The signal band control device of this invention presupposes a configuration that controls band capacity assigned to a signal channel in a packet network that transfers fixed length packets, and has the following means to do this.

Detecting means for detecting a call origination and a release of a call. Capturing means for capturing a signal channel based on the detection of a call origination by the detecting means. Releasing means for releasing a signal channel based on the detection of a release of a call by the detecting means.

In the configuration described above, the capturing means secures the smallest necessary signal band for each call origination. The releasing means releases the unnecessary band when it is no longer needed for the signal. For this reason, the amount of wasted band is decreased, which makes for efficient use of band capacity.

In addition to the basic configuration described above, reassignment means for, if the number of calls assigned to a first signal channel drops below a predetermined threshold, assigning a call that had been assigned to that first signal channel to a second signal channel may be provided, so that the releasing means can release the first signal channel. In this kind of configuration, in a case in which the number of calls assigned to a certain signal VC (the old VC) is small, those calls are assigned to another-signal VC, and the old VC is released. For this reason, the band capacity that had been assigned to the old VC can be assigned to another medium, making for efficient use of band capacity.

In addition to the basic configuration described above, learning means for monitoring communication conditions under certain predetermined condition and establishing means for establishing a signal channel that has a band corresponding to the communication conditions detected by the learning means under the predetermined condition may be provided. In this kind of configuration, it is possible to automatically set signal bands in accordance with the communication condition monitored using the learning means, decreasing the amount of work involved in supervising band operation.

BRIEF DESCRIPTION OF THE DRAWINGS

FIG. 1 is a configuration diagram of an existing ATM system;

FIG. 2 shows the principle of this invention;

FIG. 3 shows a figure explaining the concept of a path;

FIG. 4 shows a diagram schematically showing the action of an ATM multiplexing node (when there are few calls);

FIG. 5 shows a diagram schematically showing the action of an ATM multiplexing node (when there are many calls);

FIG. 6 shows a configuration of this embodiment;

FIG. 7 shows a functional block diagram of the signal band control device of this embodiment;

FIG. 8A shows a diagram explaining the path supervision data;

FIG. 8B shows a diagram explaining the band supervision data;

FIG. 9A shows a diagram explaining the VPI/VCI supervision data;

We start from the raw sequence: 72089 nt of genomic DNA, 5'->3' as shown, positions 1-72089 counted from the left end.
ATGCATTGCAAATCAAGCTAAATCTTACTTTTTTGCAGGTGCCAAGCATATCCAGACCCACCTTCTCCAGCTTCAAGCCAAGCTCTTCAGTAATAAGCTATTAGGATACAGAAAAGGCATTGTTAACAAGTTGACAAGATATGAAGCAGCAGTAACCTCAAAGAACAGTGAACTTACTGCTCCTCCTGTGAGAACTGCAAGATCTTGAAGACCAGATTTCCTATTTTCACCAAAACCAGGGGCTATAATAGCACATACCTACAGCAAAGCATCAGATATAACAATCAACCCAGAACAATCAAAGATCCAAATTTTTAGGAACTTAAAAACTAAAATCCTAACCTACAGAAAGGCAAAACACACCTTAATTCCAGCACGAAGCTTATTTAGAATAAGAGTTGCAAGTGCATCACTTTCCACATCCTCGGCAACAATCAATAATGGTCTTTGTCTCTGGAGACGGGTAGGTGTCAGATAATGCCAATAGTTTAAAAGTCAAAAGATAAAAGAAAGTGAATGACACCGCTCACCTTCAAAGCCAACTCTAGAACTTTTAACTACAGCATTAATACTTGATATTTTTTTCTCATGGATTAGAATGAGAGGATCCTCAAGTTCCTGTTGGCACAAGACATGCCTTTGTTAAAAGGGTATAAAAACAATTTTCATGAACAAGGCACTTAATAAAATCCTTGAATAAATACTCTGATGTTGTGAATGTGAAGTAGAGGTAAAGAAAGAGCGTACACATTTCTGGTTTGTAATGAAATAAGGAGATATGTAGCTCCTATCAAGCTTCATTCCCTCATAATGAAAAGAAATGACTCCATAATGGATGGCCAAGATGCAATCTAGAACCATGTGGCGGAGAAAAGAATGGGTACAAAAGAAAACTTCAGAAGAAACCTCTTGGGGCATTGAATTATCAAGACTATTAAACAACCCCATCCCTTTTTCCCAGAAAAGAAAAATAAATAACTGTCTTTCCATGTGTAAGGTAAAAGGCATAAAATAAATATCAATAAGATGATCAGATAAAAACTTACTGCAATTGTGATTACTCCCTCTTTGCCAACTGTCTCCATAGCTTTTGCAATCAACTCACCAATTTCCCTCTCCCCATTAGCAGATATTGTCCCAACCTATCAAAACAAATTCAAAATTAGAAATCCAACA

FIG. 9B shows a diagram explaining the system condition supervision data;

FIG. 10A shows a figure explaining supervision of data on number of VCs according to the day of the week;

FIG. 10B shows a figure explaining supervision of data on number of VCs according to the date;

FIG. 11A shows a figure explaining the call supervision data;

FIG. 11B shows a figure explaining the signal message buffer;

FIG. 12A shows a figure explaining the wait supervision data;

FIG. 12B shows a figure explaining the service category data;

FIG. 13 is a flowchart of initial settings of bands for each signal VC;

FIG. 14 is a flowchart of the processing to release a signal VC;

FIG. 15 is a flowchart (1 of 2) of the processing to capture a signal VC;

FIG. 16 is a flowchart (2 of 2) of the processing to capture a signal VC;

FIG. 17 is a flowchart of the processing to set the band capacity to be used as the signal VC for each path;

FIG. 18 is a flowchart of the processing to reset a signal VC;

FIG. 19 is a flowchart of the processing in a node that receives a message sent by the processing in FIG. 18;

FIG. 20 is a flowchart of the processing in case a plurality of calls are made simultaneously;

FIG. 21 is a flowchart of the processing to set an average band;

FIG. 22 is a flowchart of the processing to change the system in accordance with the average band that has been set;

FIG. 23 is a flowchart of the processing to set the average band for each day of the week and time band;

FIG. 24 is a flowchart of the processing to change the signal band in accordance with the average band that has been set for each day of the week and time band;

FIG. 25 is a flowchart of the processing to set the average band for each date;

FIG. 26 is a flowchart of the processing to change the signal band in accordance with the average band that has been set for each date;

FIG. 27 is a flowchart of the processing to measure the communication condition;

FIG. 28 is a flowchart of the learning processing for each time band;

FIG. 29 is a flowchart of the learning processing for each day of the week;

FIG. 30 is a flowchart of the learning processing for each date;

FIG. 31 is a flowchart of the learning selection processing;

FIG. 32 is a flowchart (1 of 2) of the processing to avoid duplicate capture of a signal band;

FIG. 33 is a flowchart (2 of 2) of the processing to avoid duplicate capture of a signal band;

FIG. 34 is a flowchart of the processing in the ATM multiplexing node that receives messages sent by the processing in the flowcharts in FIG. 32 and FIG. 33;

FIG. 35 shows a configuration diagram of the VPI/VCI supervision table;

FIG. 36 is a flowchart (1 of 2) of the processing to switch service categories;

FIG. 37 is a flowchart (2 of 2) of the processing to switch service categories;

FIG. 38 is a flowchart of the band capture processing including a fixed band securing function;

FIG. 39 is a flowchart of the processing to select the band capture method;

FIG. 40A shows the format of a SETUP message;

FIG. 40B shows information stored in the SETUP message user—user information;